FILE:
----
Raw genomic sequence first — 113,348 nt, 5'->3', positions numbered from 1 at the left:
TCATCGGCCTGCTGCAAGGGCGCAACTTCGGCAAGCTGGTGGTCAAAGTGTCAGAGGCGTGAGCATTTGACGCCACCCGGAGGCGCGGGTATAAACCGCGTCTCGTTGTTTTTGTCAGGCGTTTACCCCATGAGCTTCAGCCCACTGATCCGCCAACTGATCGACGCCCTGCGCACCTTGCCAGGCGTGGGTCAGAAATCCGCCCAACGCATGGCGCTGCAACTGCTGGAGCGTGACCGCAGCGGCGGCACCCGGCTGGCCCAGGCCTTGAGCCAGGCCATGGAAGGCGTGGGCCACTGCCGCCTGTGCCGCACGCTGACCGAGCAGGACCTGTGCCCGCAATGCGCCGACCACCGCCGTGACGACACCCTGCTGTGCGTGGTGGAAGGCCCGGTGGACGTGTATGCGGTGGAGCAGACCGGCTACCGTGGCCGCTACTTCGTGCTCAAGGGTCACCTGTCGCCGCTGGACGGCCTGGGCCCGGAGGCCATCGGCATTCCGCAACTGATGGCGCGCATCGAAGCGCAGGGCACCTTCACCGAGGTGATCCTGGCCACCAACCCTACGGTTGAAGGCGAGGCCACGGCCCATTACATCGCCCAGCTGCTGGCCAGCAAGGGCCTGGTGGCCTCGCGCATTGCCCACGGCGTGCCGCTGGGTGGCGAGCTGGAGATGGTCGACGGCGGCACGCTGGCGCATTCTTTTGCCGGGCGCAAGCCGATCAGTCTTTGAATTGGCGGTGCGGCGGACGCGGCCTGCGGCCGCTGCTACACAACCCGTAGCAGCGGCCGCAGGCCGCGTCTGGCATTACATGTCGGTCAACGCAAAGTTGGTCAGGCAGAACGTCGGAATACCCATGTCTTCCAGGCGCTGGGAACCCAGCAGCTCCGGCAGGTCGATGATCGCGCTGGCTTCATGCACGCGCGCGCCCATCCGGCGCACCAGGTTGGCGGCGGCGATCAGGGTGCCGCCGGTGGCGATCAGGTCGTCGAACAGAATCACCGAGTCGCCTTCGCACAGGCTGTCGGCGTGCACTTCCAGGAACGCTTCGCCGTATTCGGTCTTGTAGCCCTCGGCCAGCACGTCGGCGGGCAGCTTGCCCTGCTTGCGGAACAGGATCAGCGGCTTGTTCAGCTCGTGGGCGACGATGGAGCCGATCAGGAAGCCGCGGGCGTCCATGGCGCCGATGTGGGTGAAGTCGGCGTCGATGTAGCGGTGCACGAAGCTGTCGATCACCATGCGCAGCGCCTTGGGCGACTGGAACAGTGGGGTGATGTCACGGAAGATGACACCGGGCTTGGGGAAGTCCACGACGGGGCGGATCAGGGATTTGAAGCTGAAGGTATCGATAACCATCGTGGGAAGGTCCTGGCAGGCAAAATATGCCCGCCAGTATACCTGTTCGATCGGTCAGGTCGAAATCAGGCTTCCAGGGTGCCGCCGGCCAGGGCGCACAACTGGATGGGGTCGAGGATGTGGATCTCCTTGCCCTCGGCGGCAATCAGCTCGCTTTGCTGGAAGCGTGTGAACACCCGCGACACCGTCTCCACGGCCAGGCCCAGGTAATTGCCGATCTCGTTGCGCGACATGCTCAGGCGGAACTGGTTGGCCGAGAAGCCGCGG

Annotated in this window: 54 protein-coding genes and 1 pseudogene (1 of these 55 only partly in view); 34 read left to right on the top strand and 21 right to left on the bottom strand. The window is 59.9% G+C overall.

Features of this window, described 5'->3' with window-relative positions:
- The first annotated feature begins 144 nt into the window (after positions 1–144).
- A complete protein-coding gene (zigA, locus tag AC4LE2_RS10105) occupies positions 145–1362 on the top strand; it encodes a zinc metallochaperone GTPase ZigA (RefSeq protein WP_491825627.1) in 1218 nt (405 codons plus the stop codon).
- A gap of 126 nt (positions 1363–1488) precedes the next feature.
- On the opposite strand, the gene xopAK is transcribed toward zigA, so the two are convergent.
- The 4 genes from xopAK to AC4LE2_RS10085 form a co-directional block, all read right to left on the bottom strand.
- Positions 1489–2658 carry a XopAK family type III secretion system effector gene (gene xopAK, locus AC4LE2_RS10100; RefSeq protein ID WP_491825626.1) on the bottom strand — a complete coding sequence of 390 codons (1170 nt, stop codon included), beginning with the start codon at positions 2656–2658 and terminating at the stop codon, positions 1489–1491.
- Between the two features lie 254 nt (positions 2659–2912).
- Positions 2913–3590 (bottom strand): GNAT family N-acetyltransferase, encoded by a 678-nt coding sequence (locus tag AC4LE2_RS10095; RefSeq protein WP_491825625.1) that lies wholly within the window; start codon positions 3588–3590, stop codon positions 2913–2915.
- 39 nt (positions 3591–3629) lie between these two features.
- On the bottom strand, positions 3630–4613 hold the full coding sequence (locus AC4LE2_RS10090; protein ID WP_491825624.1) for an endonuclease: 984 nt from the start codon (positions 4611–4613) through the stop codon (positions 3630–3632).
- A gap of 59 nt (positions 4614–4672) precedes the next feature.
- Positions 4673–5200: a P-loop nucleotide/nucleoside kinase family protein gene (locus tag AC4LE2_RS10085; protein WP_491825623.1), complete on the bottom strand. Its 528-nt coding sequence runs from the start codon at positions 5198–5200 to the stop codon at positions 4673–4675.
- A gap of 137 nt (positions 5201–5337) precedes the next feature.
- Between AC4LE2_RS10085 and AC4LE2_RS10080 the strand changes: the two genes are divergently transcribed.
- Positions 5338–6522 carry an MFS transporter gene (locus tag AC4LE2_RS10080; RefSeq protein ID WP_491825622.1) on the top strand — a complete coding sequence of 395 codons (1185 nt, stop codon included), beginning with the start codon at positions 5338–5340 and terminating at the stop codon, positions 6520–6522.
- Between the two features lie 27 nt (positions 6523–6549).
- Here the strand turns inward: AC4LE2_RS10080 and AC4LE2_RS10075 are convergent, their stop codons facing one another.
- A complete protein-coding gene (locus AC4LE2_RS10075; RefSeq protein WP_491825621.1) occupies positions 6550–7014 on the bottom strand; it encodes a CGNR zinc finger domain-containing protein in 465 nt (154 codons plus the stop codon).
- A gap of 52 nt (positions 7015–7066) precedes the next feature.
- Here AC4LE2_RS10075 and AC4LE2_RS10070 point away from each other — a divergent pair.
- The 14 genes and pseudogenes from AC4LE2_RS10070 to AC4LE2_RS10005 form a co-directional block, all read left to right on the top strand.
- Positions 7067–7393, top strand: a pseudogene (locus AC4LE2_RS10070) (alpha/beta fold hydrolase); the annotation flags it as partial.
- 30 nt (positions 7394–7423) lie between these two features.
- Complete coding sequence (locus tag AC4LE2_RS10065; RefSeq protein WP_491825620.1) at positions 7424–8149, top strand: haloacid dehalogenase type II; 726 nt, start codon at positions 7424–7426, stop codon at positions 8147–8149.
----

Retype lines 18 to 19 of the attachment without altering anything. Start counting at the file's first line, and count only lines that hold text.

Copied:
- Between AC4LE2_RS10085 and AC4LE2_RS10080 the strand changes: the two genes are divergently transcribed.
- Positions 5338–6522 carry an MFS transporter gene (locus tag AC4LE2_RS10080; RefSeq protein ID WP_491825622.1) on the top strand — a complete coding sequence of 395 codons (1185 nt, stop codon included), beginning with the start codon at positions 5338–5340 and terminating at the stop codon, positions 6520–6522.